Material cost is the cost of materials used to manufacture a product or provide a service. Excluded from the material cost is all indirect materials, such as cleaning supplies used in the production process.
Follow these steps to determine the amount of material cost to assign to a unit of production (such as a completed finished goods item):
- Ascertain the standard quantity of the material used to manufacture one unit.
- Add the standard amount of scrap associated with manufacturing one unit.
- Determine the standard amount of scrap associated with setting up the production run, and apportion it to the individual unit.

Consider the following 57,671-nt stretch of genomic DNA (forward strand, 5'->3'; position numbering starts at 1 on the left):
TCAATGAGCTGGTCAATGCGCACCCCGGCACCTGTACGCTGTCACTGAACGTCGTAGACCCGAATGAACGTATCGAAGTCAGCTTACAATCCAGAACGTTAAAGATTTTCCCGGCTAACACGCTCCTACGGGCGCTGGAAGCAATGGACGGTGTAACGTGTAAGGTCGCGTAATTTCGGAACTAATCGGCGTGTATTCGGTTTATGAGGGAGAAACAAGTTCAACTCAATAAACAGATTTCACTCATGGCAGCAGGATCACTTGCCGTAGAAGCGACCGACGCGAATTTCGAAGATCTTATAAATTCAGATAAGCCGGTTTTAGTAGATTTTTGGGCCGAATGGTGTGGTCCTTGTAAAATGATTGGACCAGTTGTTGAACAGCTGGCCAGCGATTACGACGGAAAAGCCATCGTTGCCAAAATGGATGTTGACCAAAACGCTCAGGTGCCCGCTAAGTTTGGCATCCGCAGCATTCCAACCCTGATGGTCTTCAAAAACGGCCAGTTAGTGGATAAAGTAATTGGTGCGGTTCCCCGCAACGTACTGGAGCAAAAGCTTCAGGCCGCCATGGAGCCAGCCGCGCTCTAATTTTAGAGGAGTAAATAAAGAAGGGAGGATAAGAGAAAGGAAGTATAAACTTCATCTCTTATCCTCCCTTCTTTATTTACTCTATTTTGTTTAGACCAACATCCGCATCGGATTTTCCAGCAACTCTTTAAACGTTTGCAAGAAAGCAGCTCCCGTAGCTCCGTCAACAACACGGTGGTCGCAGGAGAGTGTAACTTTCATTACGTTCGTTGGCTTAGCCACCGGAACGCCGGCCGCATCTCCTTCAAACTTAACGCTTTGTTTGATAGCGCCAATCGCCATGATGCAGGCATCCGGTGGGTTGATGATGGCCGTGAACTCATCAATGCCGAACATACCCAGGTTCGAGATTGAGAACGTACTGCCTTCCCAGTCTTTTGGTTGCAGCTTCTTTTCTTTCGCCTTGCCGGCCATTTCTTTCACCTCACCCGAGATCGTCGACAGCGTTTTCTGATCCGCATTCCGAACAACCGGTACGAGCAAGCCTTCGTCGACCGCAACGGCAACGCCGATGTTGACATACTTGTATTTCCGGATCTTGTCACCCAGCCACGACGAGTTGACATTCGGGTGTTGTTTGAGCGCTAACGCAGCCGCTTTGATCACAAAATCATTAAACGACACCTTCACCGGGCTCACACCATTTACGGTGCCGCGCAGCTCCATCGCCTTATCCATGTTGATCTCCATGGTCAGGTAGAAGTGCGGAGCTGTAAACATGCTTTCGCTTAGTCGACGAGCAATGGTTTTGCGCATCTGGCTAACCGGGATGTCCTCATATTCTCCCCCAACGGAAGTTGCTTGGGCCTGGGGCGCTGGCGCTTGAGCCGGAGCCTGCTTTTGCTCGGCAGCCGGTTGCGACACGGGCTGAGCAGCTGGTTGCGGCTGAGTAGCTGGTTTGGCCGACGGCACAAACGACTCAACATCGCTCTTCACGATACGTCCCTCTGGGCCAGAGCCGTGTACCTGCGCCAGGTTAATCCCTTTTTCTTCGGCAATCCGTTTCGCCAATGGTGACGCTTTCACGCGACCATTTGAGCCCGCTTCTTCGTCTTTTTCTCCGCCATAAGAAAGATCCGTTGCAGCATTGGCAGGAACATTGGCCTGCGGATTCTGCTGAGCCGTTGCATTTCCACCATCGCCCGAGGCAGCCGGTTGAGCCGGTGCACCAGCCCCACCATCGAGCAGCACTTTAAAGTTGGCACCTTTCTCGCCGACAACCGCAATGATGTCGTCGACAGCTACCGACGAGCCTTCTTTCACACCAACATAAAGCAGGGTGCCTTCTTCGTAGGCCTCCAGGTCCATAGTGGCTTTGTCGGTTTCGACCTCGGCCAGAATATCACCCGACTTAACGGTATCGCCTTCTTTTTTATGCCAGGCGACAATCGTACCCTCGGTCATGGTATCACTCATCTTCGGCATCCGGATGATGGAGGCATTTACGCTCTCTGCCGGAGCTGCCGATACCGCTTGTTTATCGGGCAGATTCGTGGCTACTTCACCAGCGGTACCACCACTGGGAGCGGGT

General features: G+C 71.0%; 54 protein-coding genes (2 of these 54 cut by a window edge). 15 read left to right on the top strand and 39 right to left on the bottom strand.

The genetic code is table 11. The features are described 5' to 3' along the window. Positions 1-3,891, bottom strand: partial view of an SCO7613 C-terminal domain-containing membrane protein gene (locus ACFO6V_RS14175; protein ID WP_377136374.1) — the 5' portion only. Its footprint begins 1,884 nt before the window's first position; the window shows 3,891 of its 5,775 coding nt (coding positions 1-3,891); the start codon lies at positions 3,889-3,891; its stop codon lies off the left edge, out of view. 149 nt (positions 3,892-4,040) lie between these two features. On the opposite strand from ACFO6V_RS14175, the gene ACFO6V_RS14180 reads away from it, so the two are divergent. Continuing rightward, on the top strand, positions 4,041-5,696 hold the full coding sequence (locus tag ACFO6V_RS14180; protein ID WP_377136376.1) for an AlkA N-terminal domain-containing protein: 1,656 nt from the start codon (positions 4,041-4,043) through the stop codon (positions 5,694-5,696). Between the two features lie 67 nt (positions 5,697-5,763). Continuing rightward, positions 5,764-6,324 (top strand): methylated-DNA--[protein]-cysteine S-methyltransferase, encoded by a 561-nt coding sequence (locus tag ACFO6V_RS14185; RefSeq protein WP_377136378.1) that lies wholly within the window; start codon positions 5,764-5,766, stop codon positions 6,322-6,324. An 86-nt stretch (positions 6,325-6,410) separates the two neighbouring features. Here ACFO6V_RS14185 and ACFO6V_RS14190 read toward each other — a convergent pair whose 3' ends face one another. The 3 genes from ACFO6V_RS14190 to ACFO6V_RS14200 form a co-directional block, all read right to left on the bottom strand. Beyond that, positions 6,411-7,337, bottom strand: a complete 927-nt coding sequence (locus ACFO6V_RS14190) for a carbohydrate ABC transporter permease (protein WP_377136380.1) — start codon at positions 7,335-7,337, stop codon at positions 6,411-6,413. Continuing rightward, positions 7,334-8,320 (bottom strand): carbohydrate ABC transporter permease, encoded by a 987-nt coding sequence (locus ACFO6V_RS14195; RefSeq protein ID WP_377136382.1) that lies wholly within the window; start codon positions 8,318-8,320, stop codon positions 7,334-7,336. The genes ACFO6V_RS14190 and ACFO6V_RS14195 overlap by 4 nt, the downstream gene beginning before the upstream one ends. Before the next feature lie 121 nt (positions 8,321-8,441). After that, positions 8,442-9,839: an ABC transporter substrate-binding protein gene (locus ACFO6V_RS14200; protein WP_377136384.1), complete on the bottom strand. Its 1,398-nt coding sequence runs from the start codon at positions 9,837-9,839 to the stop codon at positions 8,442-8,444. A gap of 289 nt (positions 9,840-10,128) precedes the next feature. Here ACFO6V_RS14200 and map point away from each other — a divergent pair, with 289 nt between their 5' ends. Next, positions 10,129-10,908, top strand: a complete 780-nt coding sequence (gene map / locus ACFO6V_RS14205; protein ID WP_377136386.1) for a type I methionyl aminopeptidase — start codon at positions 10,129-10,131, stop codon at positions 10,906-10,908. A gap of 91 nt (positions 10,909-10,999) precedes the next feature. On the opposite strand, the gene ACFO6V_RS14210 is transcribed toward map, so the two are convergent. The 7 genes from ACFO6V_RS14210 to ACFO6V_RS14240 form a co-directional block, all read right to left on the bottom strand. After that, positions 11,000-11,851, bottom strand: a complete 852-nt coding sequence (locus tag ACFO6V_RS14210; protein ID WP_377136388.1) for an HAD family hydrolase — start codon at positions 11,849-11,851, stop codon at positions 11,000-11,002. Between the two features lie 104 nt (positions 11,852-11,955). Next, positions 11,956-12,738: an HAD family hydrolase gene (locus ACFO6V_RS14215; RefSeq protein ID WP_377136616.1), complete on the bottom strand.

- If any scrap is then sold, apportion the revenue back to the individual unit.
For many materials, the cost of scrap and the revenue from the resale of scrap are so small that it is not worthwhile to apportion it to the material cost.
If the material cost has been established as a standard, then you can subsequently calculate the material yield variance to see if actual materials usage was as expected, or you can calculate the purchase price variance to see if the purchase price of the material was as expected. These variances are useful for investigating problems in the production and purchasing areas of a business.
Material cost is also known as direct material cost and raw material cost.